Sizes available in this style: Front: 16 x 3.5 in., 17 x 3.5 in., 18 x 3.5 in., 19 x 2.15 in., 21 x 2.15 in.; rear: 16 x 3.5, 4.25, 5.5 in.; 17 x 5.5 in.; 18 x 3.5, 4.25, 5.5 in.
Number of styles: 10 Billet (Chaos, Dagger, Fluid, RC Comp, Regal, Slash, Stealth, Stingray, Wicked and Wizard)
Cruiser models fitted: Kawasaki Vulcan 1500 Classic, Drifter 1500and Nomad; Yamaha Road Star and Royal Star; Suzuki 1400 Intruder and 1500 Intruder LC; and most Harley-Davidsons.
Special notes: All wheels utilize stock brakes and pulley. Matching brake systems for several wheel models are available. Unique Pulley Rotor combines separate caliper, discs and pulley into one slick unit. Six less expensive, polished cast wheel models are available (Sabre, Smoothie, Spectra, Spokester, Starfighter and Talon), starting at $529.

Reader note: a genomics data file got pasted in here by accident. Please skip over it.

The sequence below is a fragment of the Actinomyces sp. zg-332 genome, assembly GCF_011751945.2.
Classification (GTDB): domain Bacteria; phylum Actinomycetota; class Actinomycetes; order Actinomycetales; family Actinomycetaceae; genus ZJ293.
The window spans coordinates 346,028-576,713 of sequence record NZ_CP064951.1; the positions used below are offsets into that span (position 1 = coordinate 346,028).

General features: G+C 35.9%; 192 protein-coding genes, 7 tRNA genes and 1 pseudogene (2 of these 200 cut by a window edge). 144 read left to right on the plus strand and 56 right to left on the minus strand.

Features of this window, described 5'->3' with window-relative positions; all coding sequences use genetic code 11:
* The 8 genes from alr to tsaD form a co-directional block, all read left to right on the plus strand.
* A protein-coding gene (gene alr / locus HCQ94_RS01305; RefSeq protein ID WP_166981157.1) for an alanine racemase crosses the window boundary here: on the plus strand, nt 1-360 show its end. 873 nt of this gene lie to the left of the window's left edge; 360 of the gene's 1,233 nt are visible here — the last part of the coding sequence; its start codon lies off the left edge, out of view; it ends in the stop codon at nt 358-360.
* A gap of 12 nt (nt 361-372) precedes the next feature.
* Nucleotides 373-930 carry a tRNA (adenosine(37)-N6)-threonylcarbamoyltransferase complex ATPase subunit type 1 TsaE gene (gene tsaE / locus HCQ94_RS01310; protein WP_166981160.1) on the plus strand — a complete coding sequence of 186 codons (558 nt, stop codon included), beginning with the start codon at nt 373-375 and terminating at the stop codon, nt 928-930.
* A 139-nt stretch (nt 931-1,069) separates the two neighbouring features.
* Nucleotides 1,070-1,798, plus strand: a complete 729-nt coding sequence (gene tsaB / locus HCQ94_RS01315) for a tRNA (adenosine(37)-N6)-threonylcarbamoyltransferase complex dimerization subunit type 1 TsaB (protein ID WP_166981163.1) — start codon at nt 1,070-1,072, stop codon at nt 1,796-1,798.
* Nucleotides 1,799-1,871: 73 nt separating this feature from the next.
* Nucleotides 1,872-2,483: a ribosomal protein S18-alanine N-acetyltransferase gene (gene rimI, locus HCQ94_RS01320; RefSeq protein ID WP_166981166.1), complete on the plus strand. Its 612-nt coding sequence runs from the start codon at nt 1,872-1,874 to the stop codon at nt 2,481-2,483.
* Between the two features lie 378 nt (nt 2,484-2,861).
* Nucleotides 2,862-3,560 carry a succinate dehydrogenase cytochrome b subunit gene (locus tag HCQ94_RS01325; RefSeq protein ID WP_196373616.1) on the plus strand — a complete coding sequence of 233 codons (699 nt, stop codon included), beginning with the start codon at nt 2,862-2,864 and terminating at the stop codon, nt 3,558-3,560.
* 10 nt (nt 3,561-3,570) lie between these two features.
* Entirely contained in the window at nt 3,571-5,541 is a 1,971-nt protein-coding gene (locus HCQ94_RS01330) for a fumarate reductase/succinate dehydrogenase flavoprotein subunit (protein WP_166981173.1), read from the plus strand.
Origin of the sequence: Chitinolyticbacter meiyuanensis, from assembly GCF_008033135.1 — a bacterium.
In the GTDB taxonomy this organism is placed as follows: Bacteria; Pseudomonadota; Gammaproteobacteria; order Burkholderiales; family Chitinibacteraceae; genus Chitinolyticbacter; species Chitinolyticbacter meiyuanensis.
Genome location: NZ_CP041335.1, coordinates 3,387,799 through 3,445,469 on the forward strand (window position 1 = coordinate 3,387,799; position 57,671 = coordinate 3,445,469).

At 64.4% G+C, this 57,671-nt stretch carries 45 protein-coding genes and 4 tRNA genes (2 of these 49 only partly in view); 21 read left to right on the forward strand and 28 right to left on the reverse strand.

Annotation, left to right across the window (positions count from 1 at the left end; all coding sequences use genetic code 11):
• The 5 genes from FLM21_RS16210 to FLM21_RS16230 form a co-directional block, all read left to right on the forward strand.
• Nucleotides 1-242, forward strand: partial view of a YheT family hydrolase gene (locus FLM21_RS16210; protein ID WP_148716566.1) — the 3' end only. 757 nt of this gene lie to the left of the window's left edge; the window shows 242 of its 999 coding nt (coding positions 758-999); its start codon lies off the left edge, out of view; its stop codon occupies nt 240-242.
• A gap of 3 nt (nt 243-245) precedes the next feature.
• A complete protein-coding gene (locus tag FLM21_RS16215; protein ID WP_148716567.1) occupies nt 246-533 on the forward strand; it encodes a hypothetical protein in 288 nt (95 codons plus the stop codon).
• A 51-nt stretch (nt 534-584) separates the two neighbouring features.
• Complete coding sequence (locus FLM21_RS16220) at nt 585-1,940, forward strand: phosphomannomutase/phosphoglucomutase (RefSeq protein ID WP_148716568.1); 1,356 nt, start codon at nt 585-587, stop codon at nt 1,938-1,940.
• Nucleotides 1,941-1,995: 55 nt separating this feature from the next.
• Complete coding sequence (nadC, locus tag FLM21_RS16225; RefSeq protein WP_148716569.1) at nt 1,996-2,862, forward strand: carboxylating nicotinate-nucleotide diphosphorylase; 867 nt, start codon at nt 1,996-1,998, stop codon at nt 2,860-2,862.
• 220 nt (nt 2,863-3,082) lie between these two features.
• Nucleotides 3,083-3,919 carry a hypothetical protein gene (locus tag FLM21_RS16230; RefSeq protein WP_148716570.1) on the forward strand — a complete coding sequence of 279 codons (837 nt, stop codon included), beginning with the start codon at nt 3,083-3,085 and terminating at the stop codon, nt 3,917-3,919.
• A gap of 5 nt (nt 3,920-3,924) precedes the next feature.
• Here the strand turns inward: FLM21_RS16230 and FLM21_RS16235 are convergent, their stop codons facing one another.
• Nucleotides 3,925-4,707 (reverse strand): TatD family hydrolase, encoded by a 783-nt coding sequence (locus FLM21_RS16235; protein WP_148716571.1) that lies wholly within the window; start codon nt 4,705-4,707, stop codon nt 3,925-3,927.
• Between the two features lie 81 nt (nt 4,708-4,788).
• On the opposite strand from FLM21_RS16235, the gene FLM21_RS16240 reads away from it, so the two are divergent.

ALTERNATE SOLUTIONS: If you don't have have enough bills for billet
Cruisers who can't bring themselves to pay a couple thousand dollars to supplant perfectly functional parts--no matter how pretty the billet replacements are--still have a few options . Owners of bikes with cast wheels can have them either polished or powdercoated, or both. Spoked wheel owners can have them re-laced with fancy spokes and add oversized rims.
The polishing of metal traces its roots to the time before there were motorcycles. When polishing metal, the heat generated by friction seals the metal's pores, adding lustre to the surface. Polishing is, in its most basic sense, the progressive elimination of scratches through the use of increasingly finer abrasives. The sheen comes from making the scratches in the metal so fine that they are invisible to the naked eye. In the final stages of polishing, rouges (compounds of grits, lubricants and metals which help to bring out the metal's natural color highlights), not sandpapers, provide the ultra fine abrasives. Although brute force plays the primary role in polishing, the finesse of the detailed work separates the professional polishers from the garage metal buffs.